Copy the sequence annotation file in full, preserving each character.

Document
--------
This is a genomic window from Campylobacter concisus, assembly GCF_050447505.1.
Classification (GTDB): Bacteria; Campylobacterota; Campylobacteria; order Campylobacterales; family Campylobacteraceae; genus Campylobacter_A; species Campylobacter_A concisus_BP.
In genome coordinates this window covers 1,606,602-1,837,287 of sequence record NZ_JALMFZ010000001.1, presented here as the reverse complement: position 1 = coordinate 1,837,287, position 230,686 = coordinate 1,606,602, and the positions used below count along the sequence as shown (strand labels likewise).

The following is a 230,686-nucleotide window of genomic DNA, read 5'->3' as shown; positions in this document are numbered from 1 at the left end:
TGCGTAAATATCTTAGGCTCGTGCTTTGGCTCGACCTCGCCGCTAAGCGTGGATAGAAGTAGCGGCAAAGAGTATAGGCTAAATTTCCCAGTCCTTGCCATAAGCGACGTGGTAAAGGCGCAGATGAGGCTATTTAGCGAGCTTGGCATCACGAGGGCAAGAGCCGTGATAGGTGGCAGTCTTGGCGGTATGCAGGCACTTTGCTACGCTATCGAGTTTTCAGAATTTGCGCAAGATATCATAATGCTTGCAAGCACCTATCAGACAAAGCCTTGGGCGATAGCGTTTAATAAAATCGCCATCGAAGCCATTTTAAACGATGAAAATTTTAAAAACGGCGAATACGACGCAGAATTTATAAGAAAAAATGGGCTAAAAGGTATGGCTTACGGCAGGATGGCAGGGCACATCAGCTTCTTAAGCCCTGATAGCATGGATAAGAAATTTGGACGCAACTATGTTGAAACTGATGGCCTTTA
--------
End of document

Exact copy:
This is a genomic window from Campylobacter concisus, assembly GCF_050447505.1.
Classification (GTDB): Bacteria; Campylobacterota; Campylobacteria; order Campylobacterales; family Campylobacteraceae; genus Campylobacter_A; species Campylobacter_A concisus_BP.
In genome coordinates this window covers 1,606,602-1,837,287 of sequence record NZ_JALMFZ010000001.1, presented here as the reverse complement: position 1 = coordinate 1,837,287, position 230,686 = coordinate 1,606,602, and the positions used below count along the sequence as shown (strand labels likewise).

The following is a 230,686-nucleotide window of genomic DNA, read 5'->3' as shown; positions in this document are numbered from 1 at the left end:
TGCGTAAATATCTTAGGCTCGTGCTTTGGCTCGACCTCGCCGCTAAGCGTGGATAGAAGTAGCGGCAAAGAGTATAGGCTAAATTTCCCAGTCCTTGCCATAAGCGACGTGGTAAAGGCGCAGATGAGGCTATTTAGCGAGCTTGGCATCACGAGGGCAAGAGCCGTGATAGGTGGCAGTCTTGGCGGTATGCAGGCACTTTGCTACGCTATCGAGTTTTCAGAATTTGCGCAAGATATCATAATGCTTGCAAGCACCTATCAGACAAAGCCTTGGGCGATAGCGTTTAATAAAATCGCCATCGAAGCCATTTTAAACGATGAAAATTTTAAAAACGGCGAATACGACGCAGAATTTATAAGAAAAAATGGGCTAAAAGGTATGGCTTACGGCAGGATGGCAGGGCACATCAGCTTCTTAAGCCCTGATAGCATGGATAAGAAATTTGGACGCAACTATGTTGAAACTGATGGCCTTTA